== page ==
Hello, everybody. I’m Steve Nathenson, CEO and founder of Strive for More. And today I’m going to ask you a question that I get asked a lot about can we be friends with those we lead? It’s a great question. Can we be friends with them? Should we be friends with them? What does that mean? Can I do it and actually lead them? Great questions. Let’s dig into it.
Let’s talk about, first, the different sides of it. Essentially, I should not be you friend as one side. And I can be their friends and I should be their friends as another side. So, let’s go with the first one.
What’s the stereotype that typically comes with it? Eh, I don’t need to be friends with the people I lead. They don’t need to like me. They just have to do what I say. It’s very transactional. It’s very managerial, right? It’s very task oriented versus people oriented. And as we talked about before when we were talking about leadership, leadership is people oriented. It’s about really resonating with those folks so that you can help them be their best selves and ultimately you’re going to achieve what you need to achieve on a management side because they’re going to do what they need to do as individuals because you’ve harnessed that power within them that’s ultimately going to lead you to where you need to go as well, as well as they are going to get to where they need to be.
So, there’s this stereotype that is, for lack of a better descriptor, old school. I don’t need to be friends with the people they lead, they just listen to me. They’ve got to do what I have to do. There’s going to be dissonance in that style of leadership and people are going to recognize for what it is. You don’t necessarily care about me as a person. The only thing you care about is the work. For those who are listening, have you ever worked with somebody of that nature? Whether it’s at work, whether it’s say, a coach on a sports team, whether it’s in a community, whether it’s in a project that say, you and your friends have been doing. Whatever setting it may be, at some point in our lives we’ve all, unfortunately, experienced that kind of transactional management versus leadership.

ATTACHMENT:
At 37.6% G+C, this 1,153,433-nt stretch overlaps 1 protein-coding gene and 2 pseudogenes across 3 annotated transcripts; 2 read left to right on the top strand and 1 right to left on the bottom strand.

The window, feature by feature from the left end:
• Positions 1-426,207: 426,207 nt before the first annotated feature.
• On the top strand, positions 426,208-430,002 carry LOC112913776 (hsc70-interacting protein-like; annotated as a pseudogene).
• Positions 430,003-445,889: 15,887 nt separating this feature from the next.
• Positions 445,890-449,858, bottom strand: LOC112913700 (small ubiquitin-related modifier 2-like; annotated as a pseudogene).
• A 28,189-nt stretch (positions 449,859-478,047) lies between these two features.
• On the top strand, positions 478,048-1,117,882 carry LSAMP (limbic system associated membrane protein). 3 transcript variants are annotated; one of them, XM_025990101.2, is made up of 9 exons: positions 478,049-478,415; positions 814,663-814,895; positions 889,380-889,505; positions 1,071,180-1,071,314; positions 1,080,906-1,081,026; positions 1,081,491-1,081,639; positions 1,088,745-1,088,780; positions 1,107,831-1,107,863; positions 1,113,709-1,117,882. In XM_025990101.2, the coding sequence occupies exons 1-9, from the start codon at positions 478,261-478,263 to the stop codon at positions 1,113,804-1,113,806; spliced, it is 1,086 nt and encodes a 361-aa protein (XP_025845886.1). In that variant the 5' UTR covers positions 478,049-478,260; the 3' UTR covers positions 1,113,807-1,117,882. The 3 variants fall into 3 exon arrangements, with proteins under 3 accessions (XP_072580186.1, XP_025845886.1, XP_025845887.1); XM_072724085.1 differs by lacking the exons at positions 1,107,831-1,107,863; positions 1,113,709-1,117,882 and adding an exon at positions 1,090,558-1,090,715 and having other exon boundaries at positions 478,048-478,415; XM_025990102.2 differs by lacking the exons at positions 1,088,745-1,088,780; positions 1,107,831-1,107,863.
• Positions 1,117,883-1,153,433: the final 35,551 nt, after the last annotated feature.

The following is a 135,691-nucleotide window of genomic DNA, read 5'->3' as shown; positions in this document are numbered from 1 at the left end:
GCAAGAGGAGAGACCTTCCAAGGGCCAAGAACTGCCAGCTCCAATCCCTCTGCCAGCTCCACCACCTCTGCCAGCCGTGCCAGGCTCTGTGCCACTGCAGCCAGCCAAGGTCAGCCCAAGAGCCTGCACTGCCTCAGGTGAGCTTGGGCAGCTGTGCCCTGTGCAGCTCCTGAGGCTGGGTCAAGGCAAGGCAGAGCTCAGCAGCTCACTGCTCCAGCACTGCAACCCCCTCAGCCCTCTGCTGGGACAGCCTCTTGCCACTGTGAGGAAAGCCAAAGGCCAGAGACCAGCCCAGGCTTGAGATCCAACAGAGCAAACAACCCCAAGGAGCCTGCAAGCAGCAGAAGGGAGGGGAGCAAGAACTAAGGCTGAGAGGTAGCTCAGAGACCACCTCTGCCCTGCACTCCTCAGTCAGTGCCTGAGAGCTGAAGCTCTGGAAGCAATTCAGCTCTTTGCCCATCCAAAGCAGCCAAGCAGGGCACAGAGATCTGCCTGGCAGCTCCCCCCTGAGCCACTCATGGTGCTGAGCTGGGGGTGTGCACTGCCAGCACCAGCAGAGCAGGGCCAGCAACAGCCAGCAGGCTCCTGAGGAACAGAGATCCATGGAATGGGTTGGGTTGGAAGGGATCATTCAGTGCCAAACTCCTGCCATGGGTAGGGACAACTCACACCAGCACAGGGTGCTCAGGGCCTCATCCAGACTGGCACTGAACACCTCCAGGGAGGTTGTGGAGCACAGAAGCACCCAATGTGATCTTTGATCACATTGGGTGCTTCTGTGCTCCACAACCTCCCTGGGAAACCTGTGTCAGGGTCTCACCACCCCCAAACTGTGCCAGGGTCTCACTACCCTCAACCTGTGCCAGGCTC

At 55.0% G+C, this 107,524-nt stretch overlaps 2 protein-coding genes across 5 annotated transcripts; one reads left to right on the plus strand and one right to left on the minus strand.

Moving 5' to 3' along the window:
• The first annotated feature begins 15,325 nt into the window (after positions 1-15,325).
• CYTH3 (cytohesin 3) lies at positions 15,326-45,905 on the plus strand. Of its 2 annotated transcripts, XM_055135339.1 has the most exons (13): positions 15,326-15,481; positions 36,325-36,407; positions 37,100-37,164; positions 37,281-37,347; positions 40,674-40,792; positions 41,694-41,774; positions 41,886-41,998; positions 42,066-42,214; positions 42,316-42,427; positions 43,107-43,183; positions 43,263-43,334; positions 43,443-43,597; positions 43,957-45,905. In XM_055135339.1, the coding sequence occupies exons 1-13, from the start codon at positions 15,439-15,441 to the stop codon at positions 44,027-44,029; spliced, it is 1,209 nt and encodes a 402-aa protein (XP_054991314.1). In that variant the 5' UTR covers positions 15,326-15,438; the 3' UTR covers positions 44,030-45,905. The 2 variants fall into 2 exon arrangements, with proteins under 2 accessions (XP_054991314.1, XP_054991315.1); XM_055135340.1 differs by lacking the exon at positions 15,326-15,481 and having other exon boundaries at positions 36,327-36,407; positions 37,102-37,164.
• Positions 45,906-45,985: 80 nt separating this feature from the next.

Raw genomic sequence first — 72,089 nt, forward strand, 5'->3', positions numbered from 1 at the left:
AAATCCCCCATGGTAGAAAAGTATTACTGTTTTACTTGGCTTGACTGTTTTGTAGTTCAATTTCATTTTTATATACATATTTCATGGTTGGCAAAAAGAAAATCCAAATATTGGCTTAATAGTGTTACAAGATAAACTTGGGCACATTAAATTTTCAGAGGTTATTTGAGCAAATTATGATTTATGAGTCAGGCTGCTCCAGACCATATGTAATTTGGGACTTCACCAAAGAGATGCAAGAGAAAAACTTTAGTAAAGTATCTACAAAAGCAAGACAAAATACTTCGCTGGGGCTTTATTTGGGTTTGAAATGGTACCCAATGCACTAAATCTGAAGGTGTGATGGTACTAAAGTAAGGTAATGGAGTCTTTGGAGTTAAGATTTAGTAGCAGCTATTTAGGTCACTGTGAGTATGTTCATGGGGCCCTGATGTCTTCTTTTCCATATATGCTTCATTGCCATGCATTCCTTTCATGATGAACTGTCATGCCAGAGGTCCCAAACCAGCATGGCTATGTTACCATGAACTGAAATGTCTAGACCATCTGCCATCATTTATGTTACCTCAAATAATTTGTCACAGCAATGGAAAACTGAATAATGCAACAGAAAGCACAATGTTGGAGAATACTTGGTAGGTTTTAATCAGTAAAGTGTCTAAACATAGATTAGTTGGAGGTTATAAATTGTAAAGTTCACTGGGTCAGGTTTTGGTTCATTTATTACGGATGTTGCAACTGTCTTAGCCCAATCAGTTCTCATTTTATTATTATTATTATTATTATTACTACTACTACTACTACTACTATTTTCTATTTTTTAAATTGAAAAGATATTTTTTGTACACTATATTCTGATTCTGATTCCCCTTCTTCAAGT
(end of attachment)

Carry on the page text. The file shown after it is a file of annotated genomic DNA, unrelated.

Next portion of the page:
So, I want to bust that myth that we can’t be friends with those that we lead because we can. We absolutely can be friends with those that we lead. It is possible. Now that doesn’t mean I have to go out to the bar with them after work. That doesn’t mean I have to go to their kid’s birthday parties. You can certainly do that but that’s the perception, right, that we have. Well, if I’m friends with them then I can’t be hard on them when I need to be or I can’t give them feedback. It’s going to cause dissonance. They’re going to be upset with me or not make it easy on me to be able to give them what I need to do as a leader.
If we remove the stereotypes from that for a second and we get back to the heart of what we’ve talked about leadership wise, which is really focusing on people, we can see that there is a path forward to be friendly with our folks, to be friends with them and to actually successfully get to where we need to go. And it starts with the context we create around it.
I’m going to share an example that my triathlon coach used with me because she did a wonderful job at setting the context for us to work together. We’ve been friends for years and we’ve had a strong relationship. And when I took her on as a coach she really did a great job of setting boundaries. She told me that we are very friendly, we have a great, strong friendship and as we embark upon her being my coach we’re not going to shift that. That’s going to maintain but there are going to be points where she will be my coach. And part of that process for her is to help me see what is it that I can work on to get to where I need to go, part of it is her pushing me in that right direction, helping me expose what I need to expose to get better and having those conversations at that point.